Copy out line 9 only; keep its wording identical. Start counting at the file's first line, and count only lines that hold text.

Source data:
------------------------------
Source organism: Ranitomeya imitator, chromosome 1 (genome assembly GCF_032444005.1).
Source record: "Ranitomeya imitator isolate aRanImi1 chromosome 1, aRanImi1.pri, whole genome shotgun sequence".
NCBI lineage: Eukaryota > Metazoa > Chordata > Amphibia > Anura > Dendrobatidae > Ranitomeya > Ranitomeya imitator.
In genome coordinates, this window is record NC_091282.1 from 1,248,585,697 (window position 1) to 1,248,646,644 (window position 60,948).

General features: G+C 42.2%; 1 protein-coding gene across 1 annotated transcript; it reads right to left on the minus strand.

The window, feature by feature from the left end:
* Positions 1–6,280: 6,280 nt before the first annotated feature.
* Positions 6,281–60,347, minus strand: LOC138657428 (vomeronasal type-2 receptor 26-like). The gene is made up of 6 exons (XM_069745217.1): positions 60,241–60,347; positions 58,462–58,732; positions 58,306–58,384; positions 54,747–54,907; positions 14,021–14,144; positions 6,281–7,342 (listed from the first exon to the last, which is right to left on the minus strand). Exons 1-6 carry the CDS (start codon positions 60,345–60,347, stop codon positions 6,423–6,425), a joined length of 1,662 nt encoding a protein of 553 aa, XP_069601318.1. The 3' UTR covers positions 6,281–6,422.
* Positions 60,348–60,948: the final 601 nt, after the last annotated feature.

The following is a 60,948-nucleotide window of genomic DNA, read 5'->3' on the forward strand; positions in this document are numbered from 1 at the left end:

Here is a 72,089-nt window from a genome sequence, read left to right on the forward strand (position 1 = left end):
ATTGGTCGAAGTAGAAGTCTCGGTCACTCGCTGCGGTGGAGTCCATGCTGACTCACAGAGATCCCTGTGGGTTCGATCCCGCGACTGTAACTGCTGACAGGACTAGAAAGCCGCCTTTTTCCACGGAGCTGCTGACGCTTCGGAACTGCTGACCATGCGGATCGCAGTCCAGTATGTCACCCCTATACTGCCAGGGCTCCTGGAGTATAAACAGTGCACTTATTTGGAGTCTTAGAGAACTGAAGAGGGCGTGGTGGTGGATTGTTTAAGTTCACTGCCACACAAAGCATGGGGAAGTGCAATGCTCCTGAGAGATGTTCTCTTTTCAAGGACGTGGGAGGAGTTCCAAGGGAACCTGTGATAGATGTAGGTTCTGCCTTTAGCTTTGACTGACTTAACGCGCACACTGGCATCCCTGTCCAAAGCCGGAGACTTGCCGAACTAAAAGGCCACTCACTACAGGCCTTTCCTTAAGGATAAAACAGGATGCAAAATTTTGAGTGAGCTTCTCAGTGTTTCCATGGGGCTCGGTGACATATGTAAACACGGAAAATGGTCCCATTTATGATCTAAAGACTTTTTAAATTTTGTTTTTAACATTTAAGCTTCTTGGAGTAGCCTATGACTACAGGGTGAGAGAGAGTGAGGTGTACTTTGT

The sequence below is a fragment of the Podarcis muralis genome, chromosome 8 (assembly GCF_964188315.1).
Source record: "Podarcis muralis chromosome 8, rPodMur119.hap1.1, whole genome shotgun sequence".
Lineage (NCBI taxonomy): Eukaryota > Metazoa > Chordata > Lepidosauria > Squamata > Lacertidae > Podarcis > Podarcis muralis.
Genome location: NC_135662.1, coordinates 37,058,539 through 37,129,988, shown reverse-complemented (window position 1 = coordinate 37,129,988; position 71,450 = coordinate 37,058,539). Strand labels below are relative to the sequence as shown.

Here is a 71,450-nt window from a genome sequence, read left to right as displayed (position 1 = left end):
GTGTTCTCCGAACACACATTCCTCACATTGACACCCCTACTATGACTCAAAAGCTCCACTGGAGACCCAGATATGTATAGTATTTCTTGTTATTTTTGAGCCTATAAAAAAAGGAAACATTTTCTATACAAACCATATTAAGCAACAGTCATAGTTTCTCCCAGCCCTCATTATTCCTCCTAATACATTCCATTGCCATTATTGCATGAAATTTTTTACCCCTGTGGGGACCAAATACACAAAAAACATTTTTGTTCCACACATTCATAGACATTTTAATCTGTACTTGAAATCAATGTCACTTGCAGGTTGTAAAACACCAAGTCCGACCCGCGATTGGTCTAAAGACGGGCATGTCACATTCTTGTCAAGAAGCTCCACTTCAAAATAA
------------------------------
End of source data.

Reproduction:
* Positions 60,348–60,948: the final 601 nt, after the last annotated feature.